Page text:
Forgive me but I will enjoy this exercise … Let me take a stab at explaining Ravelry’s success as domain specific social network site. I do not participate in this group so this is dangerously ungrounded.
Further, I’d be very careful about over valuing a single example, i.e Ravelry. If you want to tease out what makes for a vibrant social network there are lots of vibrant sites which any model has to explain. Some other examples: Howard’s Forums about the telecom industry; Fat Wallet for power shopping/consumers; one of my favorites is Blade and Badger about wet-shaving. There are also ones for every affliction, and ones for every diet fad.
Things about Ravelry…
Group sport two kinds of common cause. Ones which draws them together and ones drives them together.
Common cause/draw: The gravity at Ravelry is their joint problem solving – in this case the problem solving inherent in knitting.
Common cause/drive: What drives them together are those spouses, and others, always suspicious of their partner’s hobbies. They critique the time, the expense, and they tease.
Nature of the talent: There seems to be high correlation between knitting and women in high-tech (the few that are left). Presumably that has been invaluable for Ravelry, but it’s just a hypothesis. Possibly that explains only the overlap between this particular hobby and the internet.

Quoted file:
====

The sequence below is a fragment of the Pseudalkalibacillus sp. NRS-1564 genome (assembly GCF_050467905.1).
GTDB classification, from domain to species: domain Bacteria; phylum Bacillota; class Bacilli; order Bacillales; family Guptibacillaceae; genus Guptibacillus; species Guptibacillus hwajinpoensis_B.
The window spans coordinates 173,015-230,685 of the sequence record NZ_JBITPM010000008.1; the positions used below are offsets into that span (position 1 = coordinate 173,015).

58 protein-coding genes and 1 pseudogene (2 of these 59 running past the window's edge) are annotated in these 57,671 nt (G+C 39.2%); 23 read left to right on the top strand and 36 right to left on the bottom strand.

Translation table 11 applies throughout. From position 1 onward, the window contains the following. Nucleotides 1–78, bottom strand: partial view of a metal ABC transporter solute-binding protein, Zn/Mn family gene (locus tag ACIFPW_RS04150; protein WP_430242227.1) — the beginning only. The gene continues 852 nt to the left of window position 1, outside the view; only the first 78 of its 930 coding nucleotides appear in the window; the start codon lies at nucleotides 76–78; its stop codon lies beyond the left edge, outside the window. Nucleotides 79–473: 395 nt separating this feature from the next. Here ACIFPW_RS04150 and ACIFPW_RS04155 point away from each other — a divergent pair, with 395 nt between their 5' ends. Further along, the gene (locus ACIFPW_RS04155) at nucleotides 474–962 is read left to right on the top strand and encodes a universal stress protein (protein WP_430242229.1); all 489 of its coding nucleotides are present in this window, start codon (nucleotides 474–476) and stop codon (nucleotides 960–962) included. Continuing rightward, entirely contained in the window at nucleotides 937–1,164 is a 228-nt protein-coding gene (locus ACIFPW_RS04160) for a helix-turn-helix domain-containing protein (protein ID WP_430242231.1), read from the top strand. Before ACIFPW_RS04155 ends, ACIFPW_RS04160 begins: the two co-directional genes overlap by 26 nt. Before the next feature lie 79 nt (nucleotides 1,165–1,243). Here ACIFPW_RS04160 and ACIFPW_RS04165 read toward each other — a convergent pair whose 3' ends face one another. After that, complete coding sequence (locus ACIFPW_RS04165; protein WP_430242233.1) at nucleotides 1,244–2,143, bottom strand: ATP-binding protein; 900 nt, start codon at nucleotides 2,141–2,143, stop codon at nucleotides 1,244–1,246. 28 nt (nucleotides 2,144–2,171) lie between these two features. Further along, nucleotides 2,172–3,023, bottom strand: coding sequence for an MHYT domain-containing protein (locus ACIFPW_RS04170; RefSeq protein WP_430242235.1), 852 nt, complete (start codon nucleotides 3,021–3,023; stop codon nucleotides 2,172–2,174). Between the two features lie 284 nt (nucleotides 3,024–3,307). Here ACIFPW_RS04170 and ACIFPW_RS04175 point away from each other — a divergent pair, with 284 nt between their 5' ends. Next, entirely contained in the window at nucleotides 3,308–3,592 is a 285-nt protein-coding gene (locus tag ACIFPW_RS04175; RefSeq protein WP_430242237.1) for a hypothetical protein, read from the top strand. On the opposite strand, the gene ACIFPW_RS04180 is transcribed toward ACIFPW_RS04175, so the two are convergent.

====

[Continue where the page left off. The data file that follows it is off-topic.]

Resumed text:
Green space: Craft suffered an interregnum in the late 70s early 80s. It’s back, under the reign of Queen Martha :). But that dry spell enabled a green field for new institutional structures to emerge. I was amused in chatting with people at Etsy. They didn’t even know about the major craft fairs or magazines of the prior era; many of which endure. (Maybe it was the domestic arts, rather than craft that suffered the interregnum?)
Esoteric swag: The stuff required to engage in any enthusiasm is a great catalyst for group forming. This forum at Blade and Badger is a near perfect example of that. Swag gives you something to talk about. It gives you a stream of problems to work through. It enables shopping, sorting, marketplaces, and group buys. Ravelry has a bunch of unique tools that allow members to organize their stash of materials.
Nature of the problems: The problem solving around tools, materials, and patterns has great granularity for the social conversation. This joint problem solving is key to allowing group members to model and act upon one of the cornerstones of good groups – a strong reflex to aid each other.
Common ritual: The literature on groups says they always feature common practice/ritual/jargon – clearly knitting is rich in that.
Signs and Wonders: All groups have a problem with outreach, i.e. how to draw in new members. The evangelical movement has a cliche that advocates “signs and wonders” (i.e. speaking in tongues and miracles make a good draw). Knitting has great outreach because it’s practitioners do it in public and it self starts the conversation.